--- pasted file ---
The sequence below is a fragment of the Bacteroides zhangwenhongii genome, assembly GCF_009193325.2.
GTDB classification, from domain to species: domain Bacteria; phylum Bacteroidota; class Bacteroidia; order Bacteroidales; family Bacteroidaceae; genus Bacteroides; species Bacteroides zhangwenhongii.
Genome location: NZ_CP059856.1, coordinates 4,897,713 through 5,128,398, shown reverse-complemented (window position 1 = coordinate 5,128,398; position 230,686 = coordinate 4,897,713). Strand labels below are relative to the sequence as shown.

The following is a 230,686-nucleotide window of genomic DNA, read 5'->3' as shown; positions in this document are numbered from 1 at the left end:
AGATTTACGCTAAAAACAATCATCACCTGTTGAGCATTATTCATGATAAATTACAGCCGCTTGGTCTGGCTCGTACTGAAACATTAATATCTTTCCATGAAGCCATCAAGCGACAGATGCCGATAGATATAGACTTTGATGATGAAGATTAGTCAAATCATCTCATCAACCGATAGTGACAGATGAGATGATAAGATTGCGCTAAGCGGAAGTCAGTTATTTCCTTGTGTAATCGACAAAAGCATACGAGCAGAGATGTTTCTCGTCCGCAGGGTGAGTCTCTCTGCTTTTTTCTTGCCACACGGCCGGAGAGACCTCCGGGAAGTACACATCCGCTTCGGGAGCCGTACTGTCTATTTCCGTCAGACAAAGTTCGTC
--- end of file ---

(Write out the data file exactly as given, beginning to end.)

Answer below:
The sequence below is a fragment of the Bacteroides zhangwenhongii genome, assembly GCF_009193325.2.
GTDB classification, from domain to species: domain Bacteria; phylum Bacteroidota; class Bacteroidia; order Bacteroidales; family Bacteroidaceae; genus Bacteroides; species Bacteroides zhangwenhongii.
Genome location: NZ_CP059856.1, coordinates 4,897,713 through 5,128,398, shown reverse-complemented (window position 1 = coordinate 5,128,398; position 230,686 = coordinate 4,897,713). Strand labels below are relative to the sequence as shown.

The following is a 230,686-nucleotide window of genomic DNA, read 5'->3' as shown; positions in this document are numbered from 1 at the left end:
AGATTTACGCTAAAAACAATCATCACCTGTTGAGCATTATTCATGATAAATTACAGCCGCTTGGTCTGGCTCGTACTGAAACATTAATATCTTTCCATGAAGCCATCAAGCGACAGATGCCGATAGATATAGACTTTGATGATGAAGATTAGTCAAATCATCTCATCAACCGATAGTGACAGATGAGATGATAAGATTGCGCTAAGCGGAAGTCAGTTATTTCCTTGTGTAATCGACAAAAGCATACGAGCAGAGATGTTTCTCGTCCGCAGGGTGAGTCTCTCTGCTTTTTTCTTGCCACACGGCCGGAGAGACCTCCGGGAAGTACACATCCGCTTCGGGAGCCGTACTGTCTATTTCCGTCAGACAAAGTTCGTC